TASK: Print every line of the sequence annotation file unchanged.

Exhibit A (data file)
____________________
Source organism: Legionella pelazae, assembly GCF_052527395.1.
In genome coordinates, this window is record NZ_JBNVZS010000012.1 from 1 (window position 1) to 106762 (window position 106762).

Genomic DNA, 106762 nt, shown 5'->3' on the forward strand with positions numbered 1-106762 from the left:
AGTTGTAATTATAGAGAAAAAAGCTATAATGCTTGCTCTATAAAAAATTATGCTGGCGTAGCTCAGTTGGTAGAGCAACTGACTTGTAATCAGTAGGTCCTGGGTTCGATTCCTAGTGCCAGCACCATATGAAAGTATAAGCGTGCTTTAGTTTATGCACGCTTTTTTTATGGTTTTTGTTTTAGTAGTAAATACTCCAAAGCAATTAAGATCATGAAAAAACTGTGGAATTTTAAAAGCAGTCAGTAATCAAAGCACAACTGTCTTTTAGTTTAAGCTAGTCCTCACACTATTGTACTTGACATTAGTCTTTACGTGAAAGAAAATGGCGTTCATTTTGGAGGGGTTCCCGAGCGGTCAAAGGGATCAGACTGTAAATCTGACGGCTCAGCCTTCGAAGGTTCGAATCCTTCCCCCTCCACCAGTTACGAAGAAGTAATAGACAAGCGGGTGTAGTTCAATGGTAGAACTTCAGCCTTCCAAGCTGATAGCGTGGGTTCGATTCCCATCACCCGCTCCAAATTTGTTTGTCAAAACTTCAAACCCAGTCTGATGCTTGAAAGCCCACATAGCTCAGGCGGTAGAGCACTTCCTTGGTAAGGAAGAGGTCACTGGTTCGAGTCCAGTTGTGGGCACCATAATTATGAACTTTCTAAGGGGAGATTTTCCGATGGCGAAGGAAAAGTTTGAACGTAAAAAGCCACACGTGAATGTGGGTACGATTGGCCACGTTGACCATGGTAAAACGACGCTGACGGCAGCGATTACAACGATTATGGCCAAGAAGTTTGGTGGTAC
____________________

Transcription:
Source organism: Legionella pelazae, assembly GCF_052527395.1.
In genome coordinates, this window is record NZ_JBNVZS010000012.1 from 1 (window position 1) to 106762 (window position 106762).

Genomic DNA, 106762 nt, shown 5'->3' on the forward strand with positions numbered 1-106762 from the left:
AGTTGTAATTATAGAGAAAAAAGCTATAATGCTTGCTCTATAAAAAATTATGCTGGCGTAGCTCAGTTGGTAGAGCAACTGACTTGTAATCAGTAGGTCCTGGGTTCGATTCCTAGTGCCAGCACCATATGAAAGTATAAGCGTGCTTTAGTTTATGCACGCTTTTTTTATGGTTTTTGTTTTAGTAGTAAATACTCCAAAGCAATTAAGATCATGAAAAAACTGTGGAATTTTAAAAGCAGTCAGTAATCAAAGCACAACTGTCTTTTAGTTTAAGCTAGTCCTCACACTATTGTACTTGACATTAGTCTTTACGTGAAAGAAAATGGCGTTCATTTTGGAGGGGTTCCCGAGCGGTCAAAGGGATCAGACTGTAAATCTGACGGCTCAGCCTTCGAAGGTTCGAATCCTTCCCCCTCCACCAGTTACGAAGAAGTAATAGACAAGCGGGTGTAGTTCAATGGTAGAACTTCAGCCTTCCAAGCTGATAGCGTGGGTTCGATTCCCATCACCCGCTCCAAATTTGTTTGTCAAAACTTCAAACCCAGTCTGATGCTTGAAAGCCCACATAGCTCAGGCGGTAGAGCACTTCCTTGGTAAGGAAGAGGTCACTGGTTCGAGTCCAGTTGTGGGCACCATAATTATGAACTTTCTAAGGGGAGATTTTCCGATGGCGAAGGAAAAGTTTGAACGTAAAAAGCCACACGTGAATGTGGGTACGATTGGCCACGTTGACCATGGTAAAACGACGCTGACGGCAGCGATTACAACGATTATGGCCAAGAAGTTTGGTGGTAC